A man wearing breeches.

Alternative formsEdit


From Middle English breches, brechen pl, a variant of Middle English breche, brech, brek (breeches), from Old English brēċ (breeches), from Proto-Germanic *brōkiz pl (nom.acc.), from Proto-Germanic *brōks (trousers); akin to Old Norse brók (breeches), Danish brog, Dutch broek, German Bruch f; compare Latin brācae ( > French braies) which is immediately of Celtic origin, and likely ultimately from the same Germanic origin above. Compare brail.


  • (plural of breech):
    IPA(key): /ˈbɹiːtʃɪz/
  • (smallclothes; trousers):
    IPA(key): /ˈbɹɪtʃɪz/ (traditional)
    IPA(key): /ˈbɹiːtʃɪz/ (more recent spelling pronunciation)
  • Rhymes: -ɪtʃɪz, -iːtʃɪz



  1. plural of breech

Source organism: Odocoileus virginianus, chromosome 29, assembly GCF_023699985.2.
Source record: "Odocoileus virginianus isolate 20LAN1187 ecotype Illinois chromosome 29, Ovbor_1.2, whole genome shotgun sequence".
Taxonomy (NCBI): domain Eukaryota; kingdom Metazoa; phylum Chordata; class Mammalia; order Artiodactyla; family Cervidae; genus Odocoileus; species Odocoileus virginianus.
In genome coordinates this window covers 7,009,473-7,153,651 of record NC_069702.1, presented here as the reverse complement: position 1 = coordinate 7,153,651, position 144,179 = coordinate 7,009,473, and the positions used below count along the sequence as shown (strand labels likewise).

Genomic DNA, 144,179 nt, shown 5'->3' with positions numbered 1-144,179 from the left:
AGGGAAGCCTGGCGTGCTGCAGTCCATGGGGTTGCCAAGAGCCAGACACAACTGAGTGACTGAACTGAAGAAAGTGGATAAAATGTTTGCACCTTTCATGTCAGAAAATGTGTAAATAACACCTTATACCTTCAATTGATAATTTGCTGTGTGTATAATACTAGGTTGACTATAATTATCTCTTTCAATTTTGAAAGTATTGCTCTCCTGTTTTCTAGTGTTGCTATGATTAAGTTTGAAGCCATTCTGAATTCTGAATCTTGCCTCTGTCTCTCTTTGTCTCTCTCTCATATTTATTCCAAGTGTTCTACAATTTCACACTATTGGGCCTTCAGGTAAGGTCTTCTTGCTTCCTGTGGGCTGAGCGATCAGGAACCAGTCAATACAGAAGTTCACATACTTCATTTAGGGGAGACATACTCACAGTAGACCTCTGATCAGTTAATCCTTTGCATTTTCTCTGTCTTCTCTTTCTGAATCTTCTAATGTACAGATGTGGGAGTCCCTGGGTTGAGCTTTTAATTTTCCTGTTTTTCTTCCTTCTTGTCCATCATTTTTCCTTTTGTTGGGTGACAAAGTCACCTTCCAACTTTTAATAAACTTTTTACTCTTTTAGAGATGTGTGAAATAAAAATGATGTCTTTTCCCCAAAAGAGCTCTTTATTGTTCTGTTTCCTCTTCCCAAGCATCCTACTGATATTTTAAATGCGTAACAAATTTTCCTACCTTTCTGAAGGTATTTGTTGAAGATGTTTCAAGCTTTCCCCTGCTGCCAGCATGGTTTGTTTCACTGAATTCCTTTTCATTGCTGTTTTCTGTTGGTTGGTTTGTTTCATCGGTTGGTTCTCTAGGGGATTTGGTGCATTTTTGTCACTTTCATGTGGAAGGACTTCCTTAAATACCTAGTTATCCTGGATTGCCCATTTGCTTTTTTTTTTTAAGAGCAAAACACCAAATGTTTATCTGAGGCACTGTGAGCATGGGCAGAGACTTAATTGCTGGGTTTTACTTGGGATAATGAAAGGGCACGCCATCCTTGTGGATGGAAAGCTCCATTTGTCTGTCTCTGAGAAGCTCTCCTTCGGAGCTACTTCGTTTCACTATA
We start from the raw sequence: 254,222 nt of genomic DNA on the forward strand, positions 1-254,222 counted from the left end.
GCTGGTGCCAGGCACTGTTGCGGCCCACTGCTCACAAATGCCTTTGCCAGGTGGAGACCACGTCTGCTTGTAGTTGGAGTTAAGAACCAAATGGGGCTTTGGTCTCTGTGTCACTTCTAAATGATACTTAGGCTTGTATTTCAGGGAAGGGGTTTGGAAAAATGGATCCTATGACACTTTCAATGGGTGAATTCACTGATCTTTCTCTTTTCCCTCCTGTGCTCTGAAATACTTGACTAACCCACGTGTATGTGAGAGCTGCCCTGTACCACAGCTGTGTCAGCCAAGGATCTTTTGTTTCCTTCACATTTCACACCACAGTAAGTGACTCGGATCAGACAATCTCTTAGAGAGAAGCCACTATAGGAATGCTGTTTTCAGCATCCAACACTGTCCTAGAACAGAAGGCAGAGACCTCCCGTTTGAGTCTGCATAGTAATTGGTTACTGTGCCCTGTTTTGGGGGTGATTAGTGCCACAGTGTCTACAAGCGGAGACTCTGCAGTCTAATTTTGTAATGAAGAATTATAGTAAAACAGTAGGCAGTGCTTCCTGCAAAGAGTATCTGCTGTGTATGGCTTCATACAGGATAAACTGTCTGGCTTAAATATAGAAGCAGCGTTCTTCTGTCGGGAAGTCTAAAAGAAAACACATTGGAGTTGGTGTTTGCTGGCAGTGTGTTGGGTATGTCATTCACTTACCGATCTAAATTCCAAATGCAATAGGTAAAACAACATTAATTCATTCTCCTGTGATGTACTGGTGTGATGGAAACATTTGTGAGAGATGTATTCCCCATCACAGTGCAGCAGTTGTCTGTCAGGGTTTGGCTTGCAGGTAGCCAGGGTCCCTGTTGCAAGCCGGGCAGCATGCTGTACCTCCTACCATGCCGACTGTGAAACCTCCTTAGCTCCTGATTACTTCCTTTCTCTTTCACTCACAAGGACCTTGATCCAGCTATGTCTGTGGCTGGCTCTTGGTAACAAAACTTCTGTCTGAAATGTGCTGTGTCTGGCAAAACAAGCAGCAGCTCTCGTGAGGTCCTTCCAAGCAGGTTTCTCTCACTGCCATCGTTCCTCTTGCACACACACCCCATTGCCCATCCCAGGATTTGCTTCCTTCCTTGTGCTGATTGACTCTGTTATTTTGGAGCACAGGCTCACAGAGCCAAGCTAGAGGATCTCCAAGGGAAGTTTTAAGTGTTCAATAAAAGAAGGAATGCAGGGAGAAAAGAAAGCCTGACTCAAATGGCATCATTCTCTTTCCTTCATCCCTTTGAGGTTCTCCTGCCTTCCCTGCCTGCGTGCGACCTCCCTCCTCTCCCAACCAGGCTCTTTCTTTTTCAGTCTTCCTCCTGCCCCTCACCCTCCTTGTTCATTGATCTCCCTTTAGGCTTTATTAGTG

breeches pl (plural only)

  1. A garment worn by men, covering the hips and thighs; smallclothes.
    • 1834 [1799], Samuel Taylor Coleridge; Robert Southey, “The Devil's Thoughts”, in The Poetical Works of S. T. Coleridge, volume II, London: W. Pickering, page 83:
      And how then was the Devil drest? / Oh! he was in his Sunday's best: / His jacket was red and his breeches were blue, / And there was a hole where the tail came through.
  2. (informal) Trousers; pantaloons.
    Synonyms: trousers, pants

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